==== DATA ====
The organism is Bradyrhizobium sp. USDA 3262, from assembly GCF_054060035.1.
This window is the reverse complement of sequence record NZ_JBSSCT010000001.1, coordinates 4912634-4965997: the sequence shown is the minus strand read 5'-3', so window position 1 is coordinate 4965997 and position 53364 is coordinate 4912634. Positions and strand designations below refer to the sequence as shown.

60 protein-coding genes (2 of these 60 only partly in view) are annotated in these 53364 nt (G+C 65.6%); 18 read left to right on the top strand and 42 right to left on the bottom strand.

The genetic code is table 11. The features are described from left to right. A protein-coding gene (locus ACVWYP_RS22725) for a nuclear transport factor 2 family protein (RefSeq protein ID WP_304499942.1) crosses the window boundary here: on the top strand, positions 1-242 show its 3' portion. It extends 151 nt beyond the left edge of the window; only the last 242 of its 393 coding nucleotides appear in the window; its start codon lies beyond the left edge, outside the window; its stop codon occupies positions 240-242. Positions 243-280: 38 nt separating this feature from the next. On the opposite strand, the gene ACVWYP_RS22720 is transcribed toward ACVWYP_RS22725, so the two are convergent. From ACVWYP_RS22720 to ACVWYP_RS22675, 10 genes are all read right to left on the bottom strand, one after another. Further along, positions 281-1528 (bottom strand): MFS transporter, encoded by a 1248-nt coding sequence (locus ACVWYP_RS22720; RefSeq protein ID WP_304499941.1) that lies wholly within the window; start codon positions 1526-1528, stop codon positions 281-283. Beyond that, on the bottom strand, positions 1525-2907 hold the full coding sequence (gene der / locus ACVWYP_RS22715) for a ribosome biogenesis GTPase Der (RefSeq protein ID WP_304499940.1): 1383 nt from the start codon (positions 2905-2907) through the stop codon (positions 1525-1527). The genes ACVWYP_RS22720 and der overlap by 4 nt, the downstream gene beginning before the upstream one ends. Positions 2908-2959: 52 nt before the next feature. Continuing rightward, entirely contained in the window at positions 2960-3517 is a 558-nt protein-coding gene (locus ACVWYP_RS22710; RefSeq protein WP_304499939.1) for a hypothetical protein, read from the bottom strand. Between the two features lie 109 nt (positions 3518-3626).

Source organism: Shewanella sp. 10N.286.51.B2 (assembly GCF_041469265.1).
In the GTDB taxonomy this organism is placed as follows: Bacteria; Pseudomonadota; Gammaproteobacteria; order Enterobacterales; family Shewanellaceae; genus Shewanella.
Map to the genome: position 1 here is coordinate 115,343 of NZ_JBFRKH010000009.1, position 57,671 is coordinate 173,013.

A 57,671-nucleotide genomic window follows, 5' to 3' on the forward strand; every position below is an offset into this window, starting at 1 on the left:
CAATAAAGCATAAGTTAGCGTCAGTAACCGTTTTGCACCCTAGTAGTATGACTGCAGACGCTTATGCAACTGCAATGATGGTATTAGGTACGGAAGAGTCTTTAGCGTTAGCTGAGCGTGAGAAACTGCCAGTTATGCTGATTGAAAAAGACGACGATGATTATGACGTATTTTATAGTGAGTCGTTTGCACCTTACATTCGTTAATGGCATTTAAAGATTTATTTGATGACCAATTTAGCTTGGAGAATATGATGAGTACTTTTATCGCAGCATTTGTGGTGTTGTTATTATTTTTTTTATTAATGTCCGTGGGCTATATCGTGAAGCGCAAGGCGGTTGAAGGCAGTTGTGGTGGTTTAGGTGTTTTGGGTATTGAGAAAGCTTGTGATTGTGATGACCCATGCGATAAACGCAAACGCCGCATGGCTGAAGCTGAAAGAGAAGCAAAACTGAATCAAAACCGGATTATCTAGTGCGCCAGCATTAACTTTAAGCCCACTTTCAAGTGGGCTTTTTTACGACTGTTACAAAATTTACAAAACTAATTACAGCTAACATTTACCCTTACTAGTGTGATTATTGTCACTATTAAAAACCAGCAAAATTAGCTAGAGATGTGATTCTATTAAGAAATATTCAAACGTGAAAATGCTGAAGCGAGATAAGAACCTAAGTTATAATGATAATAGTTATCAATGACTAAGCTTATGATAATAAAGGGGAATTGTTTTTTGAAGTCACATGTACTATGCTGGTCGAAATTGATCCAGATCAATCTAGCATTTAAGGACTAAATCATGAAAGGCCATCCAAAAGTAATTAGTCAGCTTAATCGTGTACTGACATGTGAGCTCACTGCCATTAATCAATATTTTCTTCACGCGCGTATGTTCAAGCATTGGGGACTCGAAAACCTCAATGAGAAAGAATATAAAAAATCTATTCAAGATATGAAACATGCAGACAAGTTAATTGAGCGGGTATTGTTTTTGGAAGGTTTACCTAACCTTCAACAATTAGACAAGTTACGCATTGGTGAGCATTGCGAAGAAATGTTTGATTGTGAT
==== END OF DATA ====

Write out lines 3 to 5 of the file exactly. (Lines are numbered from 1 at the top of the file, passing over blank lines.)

60 protein-coding genes (2 of these 60 only partly in view) are annotated in these 53364 nt (G+C 65.6%); 18 read left to right on the top strand and 42 right to left on the bottom strand.

The genetic code is table 11. The features are described from left to right. A protein-coding gene (locus ACVWYP_RS22725) for a nuclear transport factor 2 family protein (RefSeq protein ID WP_304499942.1) crosses the window boundary here: on the top strand, positions 1-242 show its 3' portion. It extends 151 nt beyond the left edge of the window; only the last 242 of its 393 coding nucleotides appear in the window; its start codon lies beyond the left edge, outside the window; its stop codon occupies positions 240-242. Positions 243-280: 38 nt separating this feature from the next. On the opposite strand, the gene ACVWYP_RS22720 is transcribed toward ACVWYP_RS22725, so the two are convergent. From ACVWYP_RS22720 to ACVWYP_RS22675, 10 genes are all read right to left on the bottom strand, one after another. Further along, positions 281-1528 (bottom strand): MFS transporter, encoded by a 1248-nt coding sequence (locus ACVWYP_RS22720; RefSeq protein ID WP_304499941.1) that lies wholly within the window; start codon positions 1526-1528, stop codon positions 281-283. Beyond that, on the bottom strand, positions 1525-2907 hold the full coding sequence (gene der / locus ACVWYP_RS22715) for a ribosome biogenesis GTPase Der (RefSeq protein ID WP_304499940.1): 1383 nt from the start codon (positions 2905-2907) through the stop codon (positions 1525-1527). The genes ACVWYP_RS22720 and der overlap by 4 nt, the downstream gene beginning before the upstream one ends. Positions 2908-2959: 52 nt before the next feature. Continuing rightward, entirely contained in the window at positions 2960-3517 is a 558-nt protein-coding gene (locus ACVWYP_RS22710; RefSeq protein WP_304499939.1) for a hypothetical protein, read from the bottom strand. Between the two features lie 109 nt (positions 3518-3626).

Source organism: Shewanella sp. 10N.286.51.B2 (assembly GCF_041469265.1).